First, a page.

About Mount Nemrut (Nemrut Dagi)
For well-preserved monuments and ruins, Mount Nemrut in Turkey steps up to the podium as spectacular. Also called Nemrut Dagi in Turkish, archaeological work on the old structures has unveiled large statue heads often appearing in travel magazines promoting the country. Confirmed as a UNESCO World Heritage Site in 1987, it has gained monumental fame for its cultural history. Yet, historians still know little about it and think there is much more to this story to unravel. The gigantic statues and carved inscription texts make it just as intriguing and mysterious as Stonehenge or the Pyramids. While its location is remote when compared with other historic sites, many people on round the country tours put it on their itinerary for its outstanding universal value.
About Mount Nemrut (Nemrut Dagi)
1: Historical Overview
As well-preserved Hellenistic ruins with stunning landscape scenery to boot, King of Commagene Antiochus ordered the commission of monuments and statues. The location on Mount Nemrut’s slope at 2150m high reflects his gratitude and appreciation to gods from that time. The historic site spreads out across the north, west and east terraces, of which the latter is the most important because of archaeology remains. The tall statue heads made from limestone reach as much as 10 metres high, yet archaeologists are still keen to locate the tomb of King Antiochus, which they believed was also here. UNESCO says its cultural importance is because the kingdom had Greek and Persian influences.
2: Archaeological Overview
According to the official website, no ancient sources talk about the Commagene kingdom, but in 1881, a man called Karl Selter discovered the ancient remains. From there, word soon spread and Turkish and foreign historians and archaeologists flocked to see for themselves the large statue heads. Kark Sester, being German, naturally informed German authorities and they sent along an expert called Otto Puchstein. Osman Hamdi Bey, who was the Ottoman empire’s greatest painter but also the director for the national Ottoman Museum, joined them.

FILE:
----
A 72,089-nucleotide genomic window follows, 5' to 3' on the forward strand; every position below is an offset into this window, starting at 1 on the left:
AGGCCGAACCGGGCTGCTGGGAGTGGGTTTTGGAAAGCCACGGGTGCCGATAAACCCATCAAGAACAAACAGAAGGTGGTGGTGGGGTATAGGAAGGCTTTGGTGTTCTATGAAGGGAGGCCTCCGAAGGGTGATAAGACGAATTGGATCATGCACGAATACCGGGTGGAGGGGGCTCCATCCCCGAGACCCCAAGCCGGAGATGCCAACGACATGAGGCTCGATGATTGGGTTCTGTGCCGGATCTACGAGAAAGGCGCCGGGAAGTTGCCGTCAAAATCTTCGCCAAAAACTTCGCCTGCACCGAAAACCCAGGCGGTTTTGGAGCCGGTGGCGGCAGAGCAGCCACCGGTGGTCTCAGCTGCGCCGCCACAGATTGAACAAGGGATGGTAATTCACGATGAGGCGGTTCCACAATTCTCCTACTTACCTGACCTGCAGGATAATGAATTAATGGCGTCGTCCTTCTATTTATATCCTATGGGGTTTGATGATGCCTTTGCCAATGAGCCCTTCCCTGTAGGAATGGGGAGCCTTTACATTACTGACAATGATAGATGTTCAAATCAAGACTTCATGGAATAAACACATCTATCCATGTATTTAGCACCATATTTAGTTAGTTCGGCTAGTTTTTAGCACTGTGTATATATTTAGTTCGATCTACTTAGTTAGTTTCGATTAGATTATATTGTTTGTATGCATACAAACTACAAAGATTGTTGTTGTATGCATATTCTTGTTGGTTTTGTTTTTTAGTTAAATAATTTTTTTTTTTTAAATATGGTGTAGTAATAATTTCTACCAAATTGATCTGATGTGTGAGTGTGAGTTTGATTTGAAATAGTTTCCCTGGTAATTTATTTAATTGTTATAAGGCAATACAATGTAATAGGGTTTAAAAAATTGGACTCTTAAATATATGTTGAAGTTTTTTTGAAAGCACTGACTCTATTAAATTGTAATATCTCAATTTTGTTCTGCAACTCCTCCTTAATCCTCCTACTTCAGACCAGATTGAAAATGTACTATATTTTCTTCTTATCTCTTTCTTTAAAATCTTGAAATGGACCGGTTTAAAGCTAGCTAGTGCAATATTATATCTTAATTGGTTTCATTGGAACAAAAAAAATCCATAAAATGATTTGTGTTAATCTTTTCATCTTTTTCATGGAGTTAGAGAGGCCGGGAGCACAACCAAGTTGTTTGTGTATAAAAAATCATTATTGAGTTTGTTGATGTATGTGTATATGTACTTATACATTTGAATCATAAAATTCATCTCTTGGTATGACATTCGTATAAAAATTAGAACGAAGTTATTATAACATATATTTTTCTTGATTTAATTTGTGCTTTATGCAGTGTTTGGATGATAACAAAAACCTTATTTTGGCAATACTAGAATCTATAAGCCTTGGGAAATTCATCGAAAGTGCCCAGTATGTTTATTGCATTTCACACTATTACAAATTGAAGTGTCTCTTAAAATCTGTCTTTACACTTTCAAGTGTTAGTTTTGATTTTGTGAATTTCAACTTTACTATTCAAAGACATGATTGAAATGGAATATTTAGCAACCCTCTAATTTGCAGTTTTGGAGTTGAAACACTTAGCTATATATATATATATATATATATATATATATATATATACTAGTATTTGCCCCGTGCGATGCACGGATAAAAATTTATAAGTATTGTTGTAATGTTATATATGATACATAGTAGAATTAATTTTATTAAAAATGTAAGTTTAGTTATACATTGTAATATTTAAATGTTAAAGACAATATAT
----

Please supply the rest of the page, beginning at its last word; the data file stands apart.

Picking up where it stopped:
Together their tasks were to find answers to many questions, including what did the scripture carvings say, and did each statue head resemble someone? Other experts released publications but in years to follow, the Ottoman empire demise, and World War One and the Turkish War of Independence, halted any advancement for further findings. It was not until 1938 when excavations resumed and continue to this day. Anyone interested in archaeological research would do well to seek a book called “Nemrud Dagi: The Hierothesion of Antiochus I of Commagene” which is the best and most informative.
3: Sightseeing and Visitor Tips
Much concern lies around its preservation and some experts are concerned future generations will not get to enjoy the historic site. Weather in certain months like winds and snow are wearing away the limestone. Although experts carried out renovation and repair works, the weather’s effects are clear to see over the decades. Nicknamed Mountain of the Gods, the best time to visit is early in the morning or late evening because the archaeological remains sitting with a most spectacular sunrise or sunset in the background provide quite a memorable experience.
To get there, many people enjoy the tourist destinations of Cappadocia first, then book an overnight trip. This takes the hassle out of transport, guides, and tickets. Others get independently. Sitting in the Adiyaman region, this involves first catching a bus to Kahta town, and from there, booking a day tour. (From Istanbul, most people book flights.) Alternatively, head further on to Karadut, which is the nearest place with overnight accommodation to Mount Nemrut. Be aware if you walk up the mountain to the statue heads, it is quite a trek. Instead, many hotels and agencies offer car or taxi trips up there. Given its altitude, take warm clothing, especially if you visit early morning or at sunrise, especially during the winter months when snow is possible.
Off-Beat Places: Mount Nemrut is off the beaten track, and if it interests you, we have many more suggestions of beautiful places in Turkey that should be on your bucket list. Whether it is a cultural heritage site, town, archaeological ruins or historical monuments, these destinations intrigue all with a unique Turkish ambiance and lack of crowds.
Popular Places: We love getting off the beaten track to discover ancient ruins, cities, towns, and villages, but some of Turkey’s most popular tourist attractions host millions of visitors every year because of their cultural heritage. Including the historic city from which the Ottomans and Byzantines ruled to the unbelievable white calcium pools of Pamukkale, these are the top five.